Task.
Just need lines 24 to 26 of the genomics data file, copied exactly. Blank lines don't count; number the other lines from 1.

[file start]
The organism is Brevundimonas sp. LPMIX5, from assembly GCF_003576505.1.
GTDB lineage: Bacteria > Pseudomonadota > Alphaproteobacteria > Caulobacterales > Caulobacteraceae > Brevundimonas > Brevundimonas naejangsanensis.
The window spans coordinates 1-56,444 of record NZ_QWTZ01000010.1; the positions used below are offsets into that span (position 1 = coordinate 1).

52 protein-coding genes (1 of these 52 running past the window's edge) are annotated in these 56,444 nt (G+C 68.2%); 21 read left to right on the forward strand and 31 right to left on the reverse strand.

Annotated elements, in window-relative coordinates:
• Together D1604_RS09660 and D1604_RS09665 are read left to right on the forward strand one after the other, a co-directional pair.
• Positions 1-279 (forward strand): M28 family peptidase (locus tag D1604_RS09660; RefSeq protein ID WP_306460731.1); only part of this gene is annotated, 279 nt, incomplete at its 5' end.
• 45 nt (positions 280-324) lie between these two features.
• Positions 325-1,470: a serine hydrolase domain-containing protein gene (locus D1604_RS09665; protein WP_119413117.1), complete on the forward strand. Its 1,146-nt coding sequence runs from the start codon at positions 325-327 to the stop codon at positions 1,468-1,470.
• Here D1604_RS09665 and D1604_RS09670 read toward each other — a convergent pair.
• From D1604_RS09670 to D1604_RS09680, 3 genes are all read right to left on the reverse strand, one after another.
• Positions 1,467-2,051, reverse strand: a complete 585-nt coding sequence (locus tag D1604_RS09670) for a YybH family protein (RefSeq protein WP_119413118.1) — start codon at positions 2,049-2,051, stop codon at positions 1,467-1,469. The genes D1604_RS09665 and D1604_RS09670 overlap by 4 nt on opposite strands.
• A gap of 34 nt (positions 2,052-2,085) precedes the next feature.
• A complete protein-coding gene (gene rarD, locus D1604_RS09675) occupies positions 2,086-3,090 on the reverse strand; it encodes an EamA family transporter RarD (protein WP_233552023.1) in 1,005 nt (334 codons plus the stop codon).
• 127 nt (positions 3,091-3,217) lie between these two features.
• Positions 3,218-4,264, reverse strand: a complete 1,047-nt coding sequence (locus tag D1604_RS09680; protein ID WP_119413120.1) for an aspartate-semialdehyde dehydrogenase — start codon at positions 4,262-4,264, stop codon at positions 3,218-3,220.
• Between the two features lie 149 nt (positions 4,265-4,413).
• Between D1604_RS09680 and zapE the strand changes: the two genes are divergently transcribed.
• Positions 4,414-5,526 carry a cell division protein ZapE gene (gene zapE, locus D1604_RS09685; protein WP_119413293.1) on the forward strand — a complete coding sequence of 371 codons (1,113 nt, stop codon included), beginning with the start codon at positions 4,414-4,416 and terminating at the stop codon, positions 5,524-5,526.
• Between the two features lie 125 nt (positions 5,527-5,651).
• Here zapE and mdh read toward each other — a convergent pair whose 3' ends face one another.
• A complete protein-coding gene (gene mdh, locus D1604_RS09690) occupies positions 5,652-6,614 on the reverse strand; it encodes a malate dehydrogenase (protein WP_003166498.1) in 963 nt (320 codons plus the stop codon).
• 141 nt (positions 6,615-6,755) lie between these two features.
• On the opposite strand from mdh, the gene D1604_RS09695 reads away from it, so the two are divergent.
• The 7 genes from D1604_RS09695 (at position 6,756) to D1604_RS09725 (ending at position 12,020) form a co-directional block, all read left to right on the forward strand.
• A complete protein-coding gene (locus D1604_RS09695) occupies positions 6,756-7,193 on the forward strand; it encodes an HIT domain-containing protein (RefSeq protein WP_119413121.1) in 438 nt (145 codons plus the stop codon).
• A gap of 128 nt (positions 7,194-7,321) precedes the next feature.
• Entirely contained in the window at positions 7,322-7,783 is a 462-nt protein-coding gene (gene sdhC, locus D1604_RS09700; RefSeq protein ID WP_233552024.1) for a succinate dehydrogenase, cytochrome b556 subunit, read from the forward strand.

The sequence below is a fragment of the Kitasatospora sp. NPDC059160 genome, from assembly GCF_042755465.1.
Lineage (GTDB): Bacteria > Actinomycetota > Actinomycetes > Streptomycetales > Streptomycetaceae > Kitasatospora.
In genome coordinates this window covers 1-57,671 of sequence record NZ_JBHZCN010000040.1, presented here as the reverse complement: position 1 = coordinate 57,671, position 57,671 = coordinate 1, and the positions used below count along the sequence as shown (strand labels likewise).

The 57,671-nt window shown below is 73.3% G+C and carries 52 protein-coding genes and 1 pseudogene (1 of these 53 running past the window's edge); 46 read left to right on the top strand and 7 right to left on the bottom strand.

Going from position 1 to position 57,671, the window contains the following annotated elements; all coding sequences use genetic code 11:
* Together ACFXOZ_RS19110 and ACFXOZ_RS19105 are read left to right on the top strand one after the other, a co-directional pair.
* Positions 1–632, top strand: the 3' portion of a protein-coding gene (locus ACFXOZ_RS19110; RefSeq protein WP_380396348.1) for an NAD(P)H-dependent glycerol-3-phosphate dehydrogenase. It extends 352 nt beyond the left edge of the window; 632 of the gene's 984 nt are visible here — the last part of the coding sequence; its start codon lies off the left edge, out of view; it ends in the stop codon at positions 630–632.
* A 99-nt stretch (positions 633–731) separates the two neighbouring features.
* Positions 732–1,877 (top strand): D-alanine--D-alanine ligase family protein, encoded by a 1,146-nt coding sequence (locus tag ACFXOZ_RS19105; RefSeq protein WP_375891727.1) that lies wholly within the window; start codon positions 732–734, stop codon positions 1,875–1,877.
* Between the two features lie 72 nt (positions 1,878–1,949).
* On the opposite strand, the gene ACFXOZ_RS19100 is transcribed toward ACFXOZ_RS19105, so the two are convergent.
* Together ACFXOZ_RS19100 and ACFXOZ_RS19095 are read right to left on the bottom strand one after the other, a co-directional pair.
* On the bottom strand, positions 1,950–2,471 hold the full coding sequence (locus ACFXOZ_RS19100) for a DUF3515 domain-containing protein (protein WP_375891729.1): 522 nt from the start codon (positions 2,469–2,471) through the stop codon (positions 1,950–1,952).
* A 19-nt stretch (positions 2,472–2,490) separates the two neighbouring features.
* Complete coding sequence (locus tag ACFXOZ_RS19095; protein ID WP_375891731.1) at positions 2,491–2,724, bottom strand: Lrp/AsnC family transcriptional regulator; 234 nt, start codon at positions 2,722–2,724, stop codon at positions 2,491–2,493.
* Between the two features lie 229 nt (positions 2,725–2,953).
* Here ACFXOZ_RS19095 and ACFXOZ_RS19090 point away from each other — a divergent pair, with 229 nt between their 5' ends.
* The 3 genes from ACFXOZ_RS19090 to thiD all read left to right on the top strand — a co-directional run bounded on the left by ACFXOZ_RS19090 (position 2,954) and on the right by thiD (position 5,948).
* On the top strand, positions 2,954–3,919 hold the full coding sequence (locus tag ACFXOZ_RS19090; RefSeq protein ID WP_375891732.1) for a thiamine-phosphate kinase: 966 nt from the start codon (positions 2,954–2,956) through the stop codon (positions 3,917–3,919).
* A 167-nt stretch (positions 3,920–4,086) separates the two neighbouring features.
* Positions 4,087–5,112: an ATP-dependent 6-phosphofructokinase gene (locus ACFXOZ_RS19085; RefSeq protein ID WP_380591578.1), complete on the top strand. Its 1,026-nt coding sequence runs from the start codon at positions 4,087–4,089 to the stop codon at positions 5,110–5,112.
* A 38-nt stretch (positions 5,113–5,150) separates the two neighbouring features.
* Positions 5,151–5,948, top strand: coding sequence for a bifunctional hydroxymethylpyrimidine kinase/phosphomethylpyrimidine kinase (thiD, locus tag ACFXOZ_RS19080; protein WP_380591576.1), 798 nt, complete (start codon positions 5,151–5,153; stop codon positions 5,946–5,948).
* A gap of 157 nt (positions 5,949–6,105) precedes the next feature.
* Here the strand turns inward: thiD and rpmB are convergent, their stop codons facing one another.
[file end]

• On the opposite strand from mdh, the gene D1604_RS09695 reads away from it, so the two are divergent.
• The 7 genes from D1604_RS09695 (at position 6,756) to D1604_RS09725 (ending at position 12,020) form a co-directional block, all read left to right on the forward strand.
• A complete protein-coding gene (locus D1604_RS09695) occupies positions 6,756-7,193 on the forward strand; it encodes an HIT domain-containing protein (RefSeq protein WP_119413121.1) in 438 nt (145 codons plus the stop codon).